Non-performing loans – A danger for the Banking Union?

By Céline Antonin, Sandrine Levasseur and Vincent Touzé

The establishment of the third pillar of the Banking Union, namely the creation of a European deposit insurance scheme, has been blocked up to now. Some countries – like Germany and the Netherlands – are arguing that the risk of bank default is still too heterogeneous in the euro zone to allow deposit guarantees to be pooled. Continue reading “Non-performing loans – A danger for the Banking Union?”

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Banking Europe: Strength in the Union?

By Céline Antonin and Vincent Touzé

On 4 November 2014, the European Central Bank became the single supervisor of banks in the euro zone. This was the first step in the banking union.

The economic and financial crisis that started in 2007 has exposed several European weaknesses: Continue reading “Banking Europe: Strength in the Union?”

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Regulating the financial activities of Europe’s banks: a fourth pillar for the banking union

By Céline Antonin, Henri Sterdyniak and Vincent Touzé

At the impetus of EU Commissioner Michel Barnier, on 29 January 2014 the European Commission proposed new regulations aimed at limiting and regulating the commercial activities of banks “of systemic importance”, that is to say, the infamous “too big to fail” (TBTF). Continue reading “Regulating the financial activities of Europe’s banks: a fourth pillar for the banking union”

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Banking union: a solution to the euro crisis?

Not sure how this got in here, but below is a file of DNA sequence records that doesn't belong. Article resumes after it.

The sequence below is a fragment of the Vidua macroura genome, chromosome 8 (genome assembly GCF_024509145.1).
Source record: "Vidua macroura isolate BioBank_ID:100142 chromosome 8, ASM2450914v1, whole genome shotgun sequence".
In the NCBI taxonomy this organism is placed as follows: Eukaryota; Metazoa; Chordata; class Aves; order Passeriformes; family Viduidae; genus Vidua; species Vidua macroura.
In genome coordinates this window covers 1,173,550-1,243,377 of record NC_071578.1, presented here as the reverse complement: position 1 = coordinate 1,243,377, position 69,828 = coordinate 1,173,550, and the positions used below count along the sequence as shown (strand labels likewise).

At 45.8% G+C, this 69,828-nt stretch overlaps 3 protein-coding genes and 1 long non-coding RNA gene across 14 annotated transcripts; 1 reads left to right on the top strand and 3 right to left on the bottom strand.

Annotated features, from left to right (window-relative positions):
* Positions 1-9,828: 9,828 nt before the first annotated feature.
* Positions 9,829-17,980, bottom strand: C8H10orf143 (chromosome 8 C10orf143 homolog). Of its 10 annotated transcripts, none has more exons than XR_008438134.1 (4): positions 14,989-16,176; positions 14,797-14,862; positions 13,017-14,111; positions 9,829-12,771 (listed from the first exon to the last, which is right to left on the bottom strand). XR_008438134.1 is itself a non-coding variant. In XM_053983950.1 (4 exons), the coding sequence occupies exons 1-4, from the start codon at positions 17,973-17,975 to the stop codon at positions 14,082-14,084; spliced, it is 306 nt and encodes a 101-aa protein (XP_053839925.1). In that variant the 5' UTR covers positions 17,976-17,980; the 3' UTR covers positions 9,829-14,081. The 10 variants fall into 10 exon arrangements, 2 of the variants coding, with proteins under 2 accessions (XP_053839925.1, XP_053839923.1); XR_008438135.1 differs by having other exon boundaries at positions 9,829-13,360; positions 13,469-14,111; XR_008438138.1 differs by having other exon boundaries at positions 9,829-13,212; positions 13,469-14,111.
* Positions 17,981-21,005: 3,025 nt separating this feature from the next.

By Maylis Avaro and Henri Sterdyniak

The European summit on 28th and 29th June marked a new attempt by Europe’s institutions and Member states to overcome the crisis in the euro zone. A so-called Growth Pact was adopted, but it consists mainly of commitments by the Member states to undertake structural reform, and the limited funds made available (120 billion over several years) were for the most part already planned. The strategy of imposing restrictive fiscal policies was not called into question, and France pledged to ratify the Fiscal Compact. The interventions of the European Financial Stability Facility (EFSF) and the European Stability Mechanism (ESM) will now be less rigid, as, without additional conditions, they can help countries that the financial markets refuse to finance so long as they meet their objectives in terms of fiscal policy and structural reform. But euro-bonds and the mutual guarantee of public debt were postponed. The summit also launched a new project: a banking union. Is this an essential supplement to monetary union, or is it a new headlong rush into the unknown? Continue reading “Banking union: a solution to the euro crisis?”

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